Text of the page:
Joseph’s family is not known for certain but his surname is relatively uncommon and only one boy, aged 10, of this name was living in Stockport at the time of the 1901 Census. Assuming this is, indeed, the future soldier, then his father was Thomas Cornell, a plasterer by trade. His mother’s name is not known and is believed to have died in the mid 1890s. He was the only son and had four sisters – Mary and Jane were older than him and Margaret and Agnes younger. In 1898, Thomas had remarried, to Phoebe Figg, and they had a child together, Edward – just 8 months old at the Census. At the time, the family was living at 4 Gyles Court in the Heaton Lane area of Stockport. Thomas is believed to have died in 1907
In about 1912, Joseph joined the army as a regular soldier. When War was declared in August 1914, 36th Brigade was among the first to deploy in France. He probably had time for a short leave back to Stockport and probably said goodbye to his sweetheart, Elsie Howarth, who lived at Nebraska Street, Bolton. Joseph will have first gone into action at the Battle of Mons on 23 August. His early service means he was one of what became known as the “Old Contemptibles”.
Later, he will have again seen major action at the Battle of Loos in September 1915 and throughout the summer and autumn of 1916, he will have fought during the Battle of the Somme. However, by the beginning of 1917, there was a lull in the fighting. It was so quiet that the Brigade’s War Diary entry covering 6 – 11 January reads only “Generally speaking, there was not much doing, batteries were engaged in registration, the weather was not good for observation.” In the days before modern technology, registration was the process whereby the artillery would fire test shots at enemy targets, adjusting the direction of the gun and the elevation of the barrel after seeing where each shot landed.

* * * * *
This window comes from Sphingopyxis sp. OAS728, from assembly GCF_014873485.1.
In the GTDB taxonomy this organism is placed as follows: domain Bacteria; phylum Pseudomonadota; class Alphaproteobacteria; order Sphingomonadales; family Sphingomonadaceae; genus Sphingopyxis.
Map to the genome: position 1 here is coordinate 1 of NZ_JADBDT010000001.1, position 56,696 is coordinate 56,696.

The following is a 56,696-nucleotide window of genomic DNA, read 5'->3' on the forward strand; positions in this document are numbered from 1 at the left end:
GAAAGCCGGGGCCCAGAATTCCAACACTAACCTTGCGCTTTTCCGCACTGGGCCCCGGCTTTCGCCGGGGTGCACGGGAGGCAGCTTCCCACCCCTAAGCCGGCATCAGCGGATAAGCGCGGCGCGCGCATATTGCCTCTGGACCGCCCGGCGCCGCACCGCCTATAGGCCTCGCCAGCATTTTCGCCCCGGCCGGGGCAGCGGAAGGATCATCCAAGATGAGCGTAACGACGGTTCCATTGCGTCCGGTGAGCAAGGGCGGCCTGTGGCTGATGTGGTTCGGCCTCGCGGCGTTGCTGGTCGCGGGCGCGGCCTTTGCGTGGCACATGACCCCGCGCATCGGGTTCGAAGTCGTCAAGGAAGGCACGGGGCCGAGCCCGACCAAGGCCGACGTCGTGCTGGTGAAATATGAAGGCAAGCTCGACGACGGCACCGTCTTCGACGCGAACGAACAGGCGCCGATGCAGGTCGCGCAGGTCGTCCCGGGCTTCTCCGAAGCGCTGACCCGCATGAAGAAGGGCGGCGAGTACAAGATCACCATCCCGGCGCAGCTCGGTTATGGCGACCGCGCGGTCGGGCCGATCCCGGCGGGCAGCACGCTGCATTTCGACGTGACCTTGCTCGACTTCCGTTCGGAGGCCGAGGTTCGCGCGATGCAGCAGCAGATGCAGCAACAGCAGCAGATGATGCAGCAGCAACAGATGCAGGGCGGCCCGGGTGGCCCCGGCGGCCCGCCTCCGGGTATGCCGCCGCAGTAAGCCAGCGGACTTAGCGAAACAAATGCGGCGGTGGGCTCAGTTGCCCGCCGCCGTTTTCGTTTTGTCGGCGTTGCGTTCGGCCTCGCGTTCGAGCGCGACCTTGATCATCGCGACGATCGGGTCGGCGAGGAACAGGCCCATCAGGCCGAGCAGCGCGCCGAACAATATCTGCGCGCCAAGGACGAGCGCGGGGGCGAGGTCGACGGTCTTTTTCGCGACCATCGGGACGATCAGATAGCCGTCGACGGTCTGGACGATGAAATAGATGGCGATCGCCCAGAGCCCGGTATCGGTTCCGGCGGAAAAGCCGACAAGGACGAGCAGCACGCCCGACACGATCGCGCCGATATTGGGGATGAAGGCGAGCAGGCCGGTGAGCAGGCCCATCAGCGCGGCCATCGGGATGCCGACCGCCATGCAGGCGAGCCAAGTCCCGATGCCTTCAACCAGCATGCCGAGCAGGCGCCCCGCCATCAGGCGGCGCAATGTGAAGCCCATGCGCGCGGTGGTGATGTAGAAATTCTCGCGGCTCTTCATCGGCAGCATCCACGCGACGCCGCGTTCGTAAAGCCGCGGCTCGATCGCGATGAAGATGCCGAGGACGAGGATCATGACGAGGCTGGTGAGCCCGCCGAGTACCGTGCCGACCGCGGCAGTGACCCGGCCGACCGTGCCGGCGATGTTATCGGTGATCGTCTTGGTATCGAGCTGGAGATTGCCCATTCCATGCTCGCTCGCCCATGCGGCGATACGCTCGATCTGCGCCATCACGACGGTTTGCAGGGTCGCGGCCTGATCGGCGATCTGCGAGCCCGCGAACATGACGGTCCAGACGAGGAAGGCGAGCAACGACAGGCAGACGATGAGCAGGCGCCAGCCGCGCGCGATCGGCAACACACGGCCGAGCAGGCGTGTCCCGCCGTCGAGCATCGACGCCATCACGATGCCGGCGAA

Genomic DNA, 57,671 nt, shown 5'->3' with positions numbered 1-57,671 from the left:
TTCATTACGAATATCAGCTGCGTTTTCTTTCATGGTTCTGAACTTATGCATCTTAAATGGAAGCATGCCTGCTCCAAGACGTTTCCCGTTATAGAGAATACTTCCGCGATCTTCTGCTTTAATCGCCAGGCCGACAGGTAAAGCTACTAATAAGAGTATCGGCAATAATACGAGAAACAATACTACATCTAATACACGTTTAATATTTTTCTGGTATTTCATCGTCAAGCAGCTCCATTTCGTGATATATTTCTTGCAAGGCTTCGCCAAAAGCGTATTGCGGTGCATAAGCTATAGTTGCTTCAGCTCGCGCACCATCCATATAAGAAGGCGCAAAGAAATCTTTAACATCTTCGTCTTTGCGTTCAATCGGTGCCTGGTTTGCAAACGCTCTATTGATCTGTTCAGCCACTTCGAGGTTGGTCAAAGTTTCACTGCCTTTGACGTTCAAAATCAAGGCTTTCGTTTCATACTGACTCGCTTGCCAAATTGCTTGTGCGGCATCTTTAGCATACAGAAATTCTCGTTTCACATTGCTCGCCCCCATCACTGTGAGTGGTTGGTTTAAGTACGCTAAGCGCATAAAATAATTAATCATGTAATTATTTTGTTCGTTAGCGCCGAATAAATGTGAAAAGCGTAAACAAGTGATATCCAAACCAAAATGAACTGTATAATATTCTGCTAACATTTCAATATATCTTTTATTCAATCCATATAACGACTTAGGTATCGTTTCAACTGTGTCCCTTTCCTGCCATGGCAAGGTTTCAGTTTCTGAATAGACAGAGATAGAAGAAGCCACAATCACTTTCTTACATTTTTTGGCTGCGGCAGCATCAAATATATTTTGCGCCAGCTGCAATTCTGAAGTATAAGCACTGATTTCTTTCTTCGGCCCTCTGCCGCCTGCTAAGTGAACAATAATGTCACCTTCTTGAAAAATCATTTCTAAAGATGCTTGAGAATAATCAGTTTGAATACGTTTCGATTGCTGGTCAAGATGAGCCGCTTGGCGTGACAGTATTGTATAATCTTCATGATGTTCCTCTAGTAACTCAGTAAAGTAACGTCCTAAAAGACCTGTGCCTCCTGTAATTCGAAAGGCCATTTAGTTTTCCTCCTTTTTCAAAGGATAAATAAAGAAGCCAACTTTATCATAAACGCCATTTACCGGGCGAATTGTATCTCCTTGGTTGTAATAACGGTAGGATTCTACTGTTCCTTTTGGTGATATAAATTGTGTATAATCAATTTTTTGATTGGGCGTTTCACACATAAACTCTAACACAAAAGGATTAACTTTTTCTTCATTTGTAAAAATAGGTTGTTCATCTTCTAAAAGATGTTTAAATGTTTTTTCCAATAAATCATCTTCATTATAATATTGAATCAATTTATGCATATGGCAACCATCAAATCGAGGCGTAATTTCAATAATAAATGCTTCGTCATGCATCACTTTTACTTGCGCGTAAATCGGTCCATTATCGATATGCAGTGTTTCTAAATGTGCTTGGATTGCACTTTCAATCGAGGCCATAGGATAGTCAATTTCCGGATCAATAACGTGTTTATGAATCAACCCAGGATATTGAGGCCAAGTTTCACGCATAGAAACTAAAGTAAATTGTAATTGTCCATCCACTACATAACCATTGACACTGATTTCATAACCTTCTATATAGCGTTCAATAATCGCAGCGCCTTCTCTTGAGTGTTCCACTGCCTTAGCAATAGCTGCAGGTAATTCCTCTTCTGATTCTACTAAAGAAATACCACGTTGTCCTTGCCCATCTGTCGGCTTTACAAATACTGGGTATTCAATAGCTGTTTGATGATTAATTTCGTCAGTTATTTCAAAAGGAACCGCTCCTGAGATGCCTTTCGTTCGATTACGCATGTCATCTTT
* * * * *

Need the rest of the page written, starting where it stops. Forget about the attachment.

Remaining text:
It would seem that the enemy artillery was also active Joseph was reported to have been struck in the head by shrapnel. His major wrote saying he had died instantly and that he had been an exceptionally keen and smart soldier. The chaplain also wrote “After the service, I talked to a few of his pals and they said that he was always cheerful and never down-hearted. I buried him – the Colonel was present – at a place some way from his battery where his grave will be tended and will be safe from shellfire.”
The Commonwealth War Graves Commission records that his mother, presumably meaning his stepmother, was living at 10 Newbridge Lane in the early 1920s. She died in 1925 aged 65.